Monday, February 21, 2005 11:05:53 PM (Eastern Standard Time, UTC-05:00)  #    Disclaimer  |  Comments [0]  | 
# Saturday, February 12, 2005

Steve Smith, El “Grande Tiempo” Presidente, did some much needed changes to the ASPAlliance site this week and just deployed them.  These, in conjunction with some database work we did a couple months ago, have really made the site fly.  I want to write an article on the changes I made to the database to help others out when their stuff is performing badly, but no promises!  Suffice it to say (for now) that you should just read up a bit on query tuning and indexing in general as well as lock contention and escalation. :)

Those of you who visited much in the months preceding circa November 2004 will know that it was in much need of help, but I think the site is looking great and functioning really well now.  Check it out and please let me know if you have any problems or suggestions.

Edited: You may need to CTRL-F5 to get the new stuff to display properly in case IE is caching the CSS.

Saturday, February 12, 2005 1:36:14 AM (Eastern Standard Time, UTC-05:00)  #    Disclaimer  |  Comments [0]  | 
# Monday, February 7, 2005

Last Friday (February 4th), I gave my notice at GTE Federal Credit Union.  I’ve accepted a position with the angryCoder’s company, ASPSOFT, Inc.  Nothing bad precipitated this event; it is just a matter of timing where I think it just makes sense to move into a more dynamic role, working with folks who are as interested in and as good (or better) at software development and .NET as I am. 

I’ve truly enjoyed my time at the credit union, and I still highly recommend it to folks looking for that kind of position.  I also completely recommend it as a financial institution—I’ve seen how they run the place, and I’ve got almost all of my finances with them now.  If you want a financial institution that is interested in you as an individual and offers great rates on loans and dividends, this is the place to be.

At ASPSOFT, I am looking forward to expanding my skill set further and engaging with diverse clientele while working with some of the best people in the business.  My first assignment, strangely enough, is going to be working with GTE FCU to finish out the main project I was working on.  I’m glad we were able to work this out because it is a win for everyone and will make a very smooth transition.

Going forward, I hope to expand ASPSOFT’s involvement in the Tampa area and beyond.  If you are looking for .NET architecture guidance from industry-recognized and published experts, be it through consulting, outsourcing, or training and mentoring, ASPSOFT can definitely help you out.  Give us a ring and let’s see what we can do!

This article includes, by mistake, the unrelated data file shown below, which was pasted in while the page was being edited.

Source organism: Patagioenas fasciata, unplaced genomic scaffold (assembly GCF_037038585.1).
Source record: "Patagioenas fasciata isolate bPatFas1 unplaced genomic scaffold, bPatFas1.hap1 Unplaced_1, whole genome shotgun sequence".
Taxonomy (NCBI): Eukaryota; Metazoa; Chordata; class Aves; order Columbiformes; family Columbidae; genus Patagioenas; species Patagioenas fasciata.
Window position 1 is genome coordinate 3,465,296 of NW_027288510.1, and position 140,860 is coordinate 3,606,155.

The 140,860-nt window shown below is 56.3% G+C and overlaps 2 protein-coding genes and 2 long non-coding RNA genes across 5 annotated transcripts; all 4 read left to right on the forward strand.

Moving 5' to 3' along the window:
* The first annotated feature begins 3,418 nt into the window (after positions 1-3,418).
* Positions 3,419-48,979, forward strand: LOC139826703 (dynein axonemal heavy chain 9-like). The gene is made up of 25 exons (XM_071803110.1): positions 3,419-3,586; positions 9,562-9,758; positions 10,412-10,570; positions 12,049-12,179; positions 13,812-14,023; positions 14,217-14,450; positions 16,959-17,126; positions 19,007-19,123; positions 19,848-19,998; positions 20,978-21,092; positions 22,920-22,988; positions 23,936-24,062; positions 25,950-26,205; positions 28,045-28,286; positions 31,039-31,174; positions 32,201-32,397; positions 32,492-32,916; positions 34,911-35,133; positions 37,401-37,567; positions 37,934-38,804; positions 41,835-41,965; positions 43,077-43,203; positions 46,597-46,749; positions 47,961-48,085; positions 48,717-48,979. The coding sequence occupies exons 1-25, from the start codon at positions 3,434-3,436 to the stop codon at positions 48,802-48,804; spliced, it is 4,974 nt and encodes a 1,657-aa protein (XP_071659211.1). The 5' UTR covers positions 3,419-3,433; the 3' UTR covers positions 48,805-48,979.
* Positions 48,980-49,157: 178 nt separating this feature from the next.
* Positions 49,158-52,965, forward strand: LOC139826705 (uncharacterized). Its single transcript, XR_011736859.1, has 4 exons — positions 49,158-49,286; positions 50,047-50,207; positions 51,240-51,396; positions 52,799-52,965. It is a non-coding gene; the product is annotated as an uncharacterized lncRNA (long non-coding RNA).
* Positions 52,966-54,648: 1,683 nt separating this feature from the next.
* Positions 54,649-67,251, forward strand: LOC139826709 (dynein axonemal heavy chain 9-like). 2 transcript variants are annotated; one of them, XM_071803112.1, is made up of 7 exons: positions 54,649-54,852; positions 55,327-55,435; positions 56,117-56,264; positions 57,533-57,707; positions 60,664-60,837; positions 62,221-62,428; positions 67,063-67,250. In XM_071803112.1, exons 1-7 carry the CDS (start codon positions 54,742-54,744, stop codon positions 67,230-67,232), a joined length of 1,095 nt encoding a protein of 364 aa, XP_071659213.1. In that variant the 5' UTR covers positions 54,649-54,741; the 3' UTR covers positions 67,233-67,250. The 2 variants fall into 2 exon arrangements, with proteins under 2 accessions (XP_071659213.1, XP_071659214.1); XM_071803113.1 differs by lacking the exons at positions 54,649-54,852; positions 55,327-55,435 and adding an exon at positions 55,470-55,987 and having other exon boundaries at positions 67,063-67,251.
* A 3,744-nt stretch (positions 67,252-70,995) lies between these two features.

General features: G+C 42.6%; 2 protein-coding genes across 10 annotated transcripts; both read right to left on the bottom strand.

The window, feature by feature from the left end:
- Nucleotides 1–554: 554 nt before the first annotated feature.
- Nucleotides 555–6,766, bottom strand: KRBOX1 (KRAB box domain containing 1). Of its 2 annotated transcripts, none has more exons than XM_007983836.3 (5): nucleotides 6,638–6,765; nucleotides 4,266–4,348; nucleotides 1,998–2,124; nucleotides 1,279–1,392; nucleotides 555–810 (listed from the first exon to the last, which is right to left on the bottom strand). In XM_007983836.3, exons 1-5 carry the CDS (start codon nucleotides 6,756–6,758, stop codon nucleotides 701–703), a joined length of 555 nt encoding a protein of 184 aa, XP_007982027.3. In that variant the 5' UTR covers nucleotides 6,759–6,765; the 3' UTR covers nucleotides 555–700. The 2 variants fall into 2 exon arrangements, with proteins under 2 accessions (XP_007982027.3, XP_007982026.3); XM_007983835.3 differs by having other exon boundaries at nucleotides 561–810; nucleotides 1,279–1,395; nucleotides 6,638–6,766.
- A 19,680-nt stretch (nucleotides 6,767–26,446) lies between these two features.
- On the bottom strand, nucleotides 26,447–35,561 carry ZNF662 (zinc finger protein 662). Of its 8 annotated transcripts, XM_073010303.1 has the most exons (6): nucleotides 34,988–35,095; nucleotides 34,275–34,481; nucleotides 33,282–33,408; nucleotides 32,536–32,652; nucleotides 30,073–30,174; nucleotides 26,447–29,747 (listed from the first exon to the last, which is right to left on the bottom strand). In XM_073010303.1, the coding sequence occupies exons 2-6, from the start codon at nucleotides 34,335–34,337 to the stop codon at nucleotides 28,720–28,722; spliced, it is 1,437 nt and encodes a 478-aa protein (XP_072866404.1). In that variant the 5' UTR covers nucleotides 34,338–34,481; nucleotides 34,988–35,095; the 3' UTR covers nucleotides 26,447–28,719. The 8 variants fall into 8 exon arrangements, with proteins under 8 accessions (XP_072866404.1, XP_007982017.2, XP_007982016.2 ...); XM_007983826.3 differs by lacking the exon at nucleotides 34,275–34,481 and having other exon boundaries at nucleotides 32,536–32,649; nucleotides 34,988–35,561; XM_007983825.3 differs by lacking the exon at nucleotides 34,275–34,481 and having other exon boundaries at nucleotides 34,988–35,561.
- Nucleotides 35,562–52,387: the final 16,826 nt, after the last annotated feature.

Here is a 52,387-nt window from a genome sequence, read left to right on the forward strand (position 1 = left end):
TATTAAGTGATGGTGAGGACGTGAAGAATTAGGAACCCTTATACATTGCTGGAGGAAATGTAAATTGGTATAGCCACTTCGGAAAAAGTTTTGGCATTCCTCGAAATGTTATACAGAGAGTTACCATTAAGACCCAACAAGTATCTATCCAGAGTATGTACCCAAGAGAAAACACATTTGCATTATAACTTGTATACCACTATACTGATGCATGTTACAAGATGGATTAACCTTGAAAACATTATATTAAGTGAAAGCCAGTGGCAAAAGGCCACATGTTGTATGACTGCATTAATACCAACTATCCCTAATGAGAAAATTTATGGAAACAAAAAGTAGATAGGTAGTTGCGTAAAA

Monday, February 7, 2005 2:39:55 PM (Eastern Standard Time, UTC-05:00)  #    Disclaimer  |  Comments [5]  | 
# Tuesday, January 11, 2005
Tuesday, January 11, 2005 4:22:38 PM (Eastern Standard Time, UTC-05:00)  #    Disclaimer  |  Comments [1]  | 
# Monday, January 10, 2005

Thanks to Cindy for finding this one.

I am nerdier than 62% of all people. Are you nerdier? Click here to find out!

Well, it's official, I'm nerdy but not that nerdy. :)  At least I'm nerdier than Cindy! 

Actually, I think the test is slanted towards geeks more than nerds in general.  You see, I tend to think of geeks as specialized, technical nerds, i.e., the kind that this test is obviously targeting.  But you have other nerds as well--the kind who do well in school and are more interested in non-technical yet bookish pursuits (such as history, philology, philosophy, theology, etc.).  Given my geek score (indicated above), if you combine that with a more general nerd score, I think I'd be tipping the scales. :)

So, how do you rank?

Monday, January 10, 2005 9:35:34 AM (Eastern Standard Time, UTC-05:00)  #    Disclaimer  |  Comments [4]  | 
# Friday, December 10, 2004

I recently found out that CoDe Magazine does not yet have the facility to offer code downloads, so if you've come to my site looking for the downloads, you've come to the right place.

To download the C# (1.1) version:
http://dotNetTemplar.Net/Downloads/SortableCollectionCS.zip

To download the VB.NET (1.1) version:
http://dotNetTemplar.Net/Downloads/SortableCollectionVB.zip

To download the C# (2.0 “Whidbey“) version:
http://dotNetTemplar.Net/Downloads/SortableCollection2.0.zip

Note that I've added a bit of multithreading handling.  I've not tested whether that has been implemented correctly or not, but I can say that it does still work and that I think the lock handling is done correctly.

In any case, I welcome suggestions, questions, comments, etc. to make it better.

Friday, December 10, 2004 4:08:57 PM (Eastern Standard Time, UTC-05:00)  #    Disclaimer  |  Comments [8]  | 

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The opinions expressed herein are solely my own personal opinions, founded or unfounded, rational or not, and you can quote me on that.